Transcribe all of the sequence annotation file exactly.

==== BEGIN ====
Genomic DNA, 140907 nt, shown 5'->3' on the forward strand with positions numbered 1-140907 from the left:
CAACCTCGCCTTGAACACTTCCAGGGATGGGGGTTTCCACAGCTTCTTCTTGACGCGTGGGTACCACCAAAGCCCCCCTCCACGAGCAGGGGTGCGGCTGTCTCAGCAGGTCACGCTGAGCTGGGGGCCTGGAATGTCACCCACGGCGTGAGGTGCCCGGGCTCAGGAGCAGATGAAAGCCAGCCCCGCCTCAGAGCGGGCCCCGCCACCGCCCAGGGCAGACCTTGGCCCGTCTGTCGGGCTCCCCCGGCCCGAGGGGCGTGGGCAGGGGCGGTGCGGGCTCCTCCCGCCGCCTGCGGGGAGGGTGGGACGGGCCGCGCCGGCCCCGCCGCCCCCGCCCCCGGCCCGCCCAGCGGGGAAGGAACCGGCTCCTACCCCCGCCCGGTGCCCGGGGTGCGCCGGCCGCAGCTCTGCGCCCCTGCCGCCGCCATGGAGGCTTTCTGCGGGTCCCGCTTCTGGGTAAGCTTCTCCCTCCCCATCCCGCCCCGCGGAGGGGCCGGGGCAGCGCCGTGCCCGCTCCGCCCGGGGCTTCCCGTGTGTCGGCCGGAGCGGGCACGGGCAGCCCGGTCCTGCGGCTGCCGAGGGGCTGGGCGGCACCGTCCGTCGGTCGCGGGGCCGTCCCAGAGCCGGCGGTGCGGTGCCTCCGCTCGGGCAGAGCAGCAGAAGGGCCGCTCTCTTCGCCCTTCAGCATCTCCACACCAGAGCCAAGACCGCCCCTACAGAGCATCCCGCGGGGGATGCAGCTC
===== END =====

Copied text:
Genomic DNA, 140907 nt, shown 5'->3' on the forward strand with positions numbered 1-140907 from the left:
CAACCTCGCCTTGAACACTTCCAGGGATGGGGGTTTCCACAGCTTCTTCTTGACGCGTGGGTACCACCAAAGCCCCCCTCCACGAGCAGGGGTGCGGCTGTCTCAGCAGGTCACGCTGAGCTGGGGGCCTGGAATGTCACCCACGGCGTGAGGTGCCCGGGCTCAGGAGCAGATGAAAGCCAGCCCCGCCTCAGAGCGGGCCCCGCCACCGCCCAGGGCAGACCTTGGCCCGTCTGTCGGGCTCCCCCGGCCCGAGGGGCGTGGGCAGGGGCGGTGCGGGCTCCTCCCGCCGCCTGCGGGGAGGGTGGGACGGGCCGCGCCGGCCCCGCCGCCCCCGCCCCCGGCCCGCCCAGCGGGGAAGGAACCGGCTCCTACCCCCGCCCGGTGCCCGGGGTGCGCCGGCCGCAGCTCTGCGCCCCTGCCGCCGCCATGGAGGCTTTCTGCGGGTCCCGCTTCTGGGTAAGCTTCTCCCTCCCCATCCCGCCCCGCGGAGGGGCCGGGGCAGCGCCGTGCCCGCTCCGCCCGGGGCTTCCCGTGTGTCGGCCGGAGCGGGCACGGGCAGCCCGGTCCTGCGGCTGCCGAGGGGCTGGGCGGCACCGTCCGTCGGTCGCGGGGCCGTCCCAGAGCCGGCGGTGCGGTGCCTCCGCTCGGGCAGAGCAGCAGAAGGGCCGCTCTCTTCGCCCTTCAGCATCTCCACACCAGAGCCAAGACCGCCCCTACAGAGCATCCCGCGGGGGATGCAGCTC